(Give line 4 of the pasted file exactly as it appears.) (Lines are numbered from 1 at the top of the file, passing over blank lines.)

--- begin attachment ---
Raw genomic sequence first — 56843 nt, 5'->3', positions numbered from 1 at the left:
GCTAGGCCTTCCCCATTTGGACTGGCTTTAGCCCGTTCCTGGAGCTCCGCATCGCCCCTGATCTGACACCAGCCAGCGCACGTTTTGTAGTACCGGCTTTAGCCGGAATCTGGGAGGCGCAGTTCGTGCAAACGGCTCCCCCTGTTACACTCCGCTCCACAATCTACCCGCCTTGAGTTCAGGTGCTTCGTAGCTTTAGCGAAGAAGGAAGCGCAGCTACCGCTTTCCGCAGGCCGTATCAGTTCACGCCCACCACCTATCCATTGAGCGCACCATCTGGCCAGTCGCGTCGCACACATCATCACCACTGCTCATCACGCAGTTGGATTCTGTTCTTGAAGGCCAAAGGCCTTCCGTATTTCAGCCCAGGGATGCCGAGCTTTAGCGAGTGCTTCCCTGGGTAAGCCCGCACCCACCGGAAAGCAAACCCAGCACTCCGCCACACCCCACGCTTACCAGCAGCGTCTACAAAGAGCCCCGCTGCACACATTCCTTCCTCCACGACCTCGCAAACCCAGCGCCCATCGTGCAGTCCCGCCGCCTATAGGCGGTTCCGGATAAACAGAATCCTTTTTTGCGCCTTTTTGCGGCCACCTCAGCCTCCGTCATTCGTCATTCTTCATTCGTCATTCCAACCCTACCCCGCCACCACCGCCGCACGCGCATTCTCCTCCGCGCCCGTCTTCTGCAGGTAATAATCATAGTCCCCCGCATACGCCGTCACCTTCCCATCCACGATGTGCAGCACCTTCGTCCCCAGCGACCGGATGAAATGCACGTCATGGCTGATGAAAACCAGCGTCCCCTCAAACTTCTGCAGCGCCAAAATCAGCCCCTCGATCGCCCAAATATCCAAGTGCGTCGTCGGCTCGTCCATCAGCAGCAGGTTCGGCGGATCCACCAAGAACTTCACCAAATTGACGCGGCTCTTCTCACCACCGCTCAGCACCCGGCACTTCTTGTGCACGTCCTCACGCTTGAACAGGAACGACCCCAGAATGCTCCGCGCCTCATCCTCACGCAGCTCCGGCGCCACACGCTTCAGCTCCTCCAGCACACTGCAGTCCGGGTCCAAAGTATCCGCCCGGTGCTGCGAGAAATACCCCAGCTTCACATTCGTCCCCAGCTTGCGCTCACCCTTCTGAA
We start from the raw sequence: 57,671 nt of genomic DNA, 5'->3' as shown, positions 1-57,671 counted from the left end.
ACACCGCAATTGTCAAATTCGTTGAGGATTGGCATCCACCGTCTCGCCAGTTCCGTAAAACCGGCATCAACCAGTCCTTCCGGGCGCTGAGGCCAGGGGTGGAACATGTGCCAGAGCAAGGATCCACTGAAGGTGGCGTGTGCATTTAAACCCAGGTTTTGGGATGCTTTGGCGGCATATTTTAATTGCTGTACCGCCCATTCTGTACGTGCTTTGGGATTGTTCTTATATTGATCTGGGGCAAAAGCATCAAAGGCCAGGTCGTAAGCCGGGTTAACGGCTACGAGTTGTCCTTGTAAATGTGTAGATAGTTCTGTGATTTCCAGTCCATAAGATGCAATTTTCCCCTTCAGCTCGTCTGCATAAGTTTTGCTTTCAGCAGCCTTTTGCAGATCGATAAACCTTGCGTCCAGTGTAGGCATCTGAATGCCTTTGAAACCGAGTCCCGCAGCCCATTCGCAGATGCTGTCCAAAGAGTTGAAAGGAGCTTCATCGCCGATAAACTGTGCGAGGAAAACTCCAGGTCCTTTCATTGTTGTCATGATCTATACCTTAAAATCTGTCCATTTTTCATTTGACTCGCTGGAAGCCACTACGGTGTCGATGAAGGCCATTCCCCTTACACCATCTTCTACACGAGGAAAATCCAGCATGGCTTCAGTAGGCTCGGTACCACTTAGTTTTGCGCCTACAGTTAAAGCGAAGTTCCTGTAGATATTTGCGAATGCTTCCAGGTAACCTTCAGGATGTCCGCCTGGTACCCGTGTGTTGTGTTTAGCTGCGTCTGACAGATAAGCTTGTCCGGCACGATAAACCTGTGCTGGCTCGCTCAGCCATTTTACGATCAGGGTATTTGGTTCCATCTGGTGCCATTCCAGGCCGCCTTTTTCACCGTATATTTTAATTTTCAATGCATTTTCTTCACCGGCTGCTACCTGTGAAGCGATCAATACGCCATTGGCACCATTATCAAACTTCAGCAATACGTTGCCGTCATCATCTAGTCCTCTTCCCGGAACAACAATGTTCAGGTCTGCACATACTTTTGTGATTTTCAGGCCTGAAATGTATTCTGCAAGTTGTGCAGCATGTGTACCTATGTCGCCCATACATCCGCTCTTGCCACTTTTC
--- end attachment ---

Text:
ACACCGCAATTGTCAAATTCGTTGAGGATTGGCATCCACCGTCTCGCCAGTTCCGTAAAACCGGCATCAACCAGTCCTTCCGGGCGCTGAGGCCAGGGGTGGAACATGTGCCAGAGCAAGGATCCACTGAAGGTGGCGTGTGCATTTAAACCCAGGTTTTGGGATGCTTTGGCGGCATATTTTAATTGCTGTACCGCCCATTCTGTACGTGCTTTGGGATTGTTCTTATATTGATCTGGGGCAAAAGCATCAAAGGCCAGGTCGTAAGCCGGGTTAACGGCTACGAGTTGTCCTTGTAAATGTGTAGATAGTTCTGTGATTTCCAGTCCATAAGATGCAATTTTCCCCTTCAGCTCGTCTGCATAAGTTTTGCTTTCAGCAGCCTTTTGCAGATCGATAAACCTTGCGTCCAGTGTAGGCATCTGAATGCCTTTGAAACCGAGTCCCGCAGCCCATTCGCAGATGCTGTCCAAAGAGTTGAAAGGAGCTTCATCGCCGATAAACTGTGCGAGGAAAACTCCAGGTCCTTTCATTGTTGTCATGATCTATACCTTAAAATCTGTCCATTTTTCATTTGACTCGCTGGAAGCCACTACGGTGTCGATGAAGGCCATTCCCCTTACACCATCTTCTACACGAGGAAAATCCAGCATGGCTTCAGTAGGCTCGGTACCACTTAGTTTTGCGCCTACAGTTAAAGCGAAGTTCCTGTAGATATTTGCGAATGCTTCCAGGTAACCTTCAGGATGTCCGCCTGGTACCCGTGTGTTGTGTTTAGCTGCGTCTGACAGATAAGCTTGTCCGGCACGATAAACCTGTGCTGGCTCGCTCAGCCATTTTACGATCAGGGTATTTGGTTCCATCTGGTGCCATTCCAGGCCGCCTTTTTCACCGTATATTTTAATTTTCAATGCATTTTCTTCACCGGCTGCTACCTGTGAAGCGATCAATACGCCATTGGCACCATTATCAAACTTCAGCAATACGTTGCCGTCATCATCTAGTCCTCTTCCCGGAACAACAATGTTCAGGTCTGCACATACTTTTGTGATTTTCAGGCCTGAAATGTATTCTGCAAGTTGTGCAGCATGTGTACCTATGTCGCCCATACATCCGCTCTTGCCACTTTTC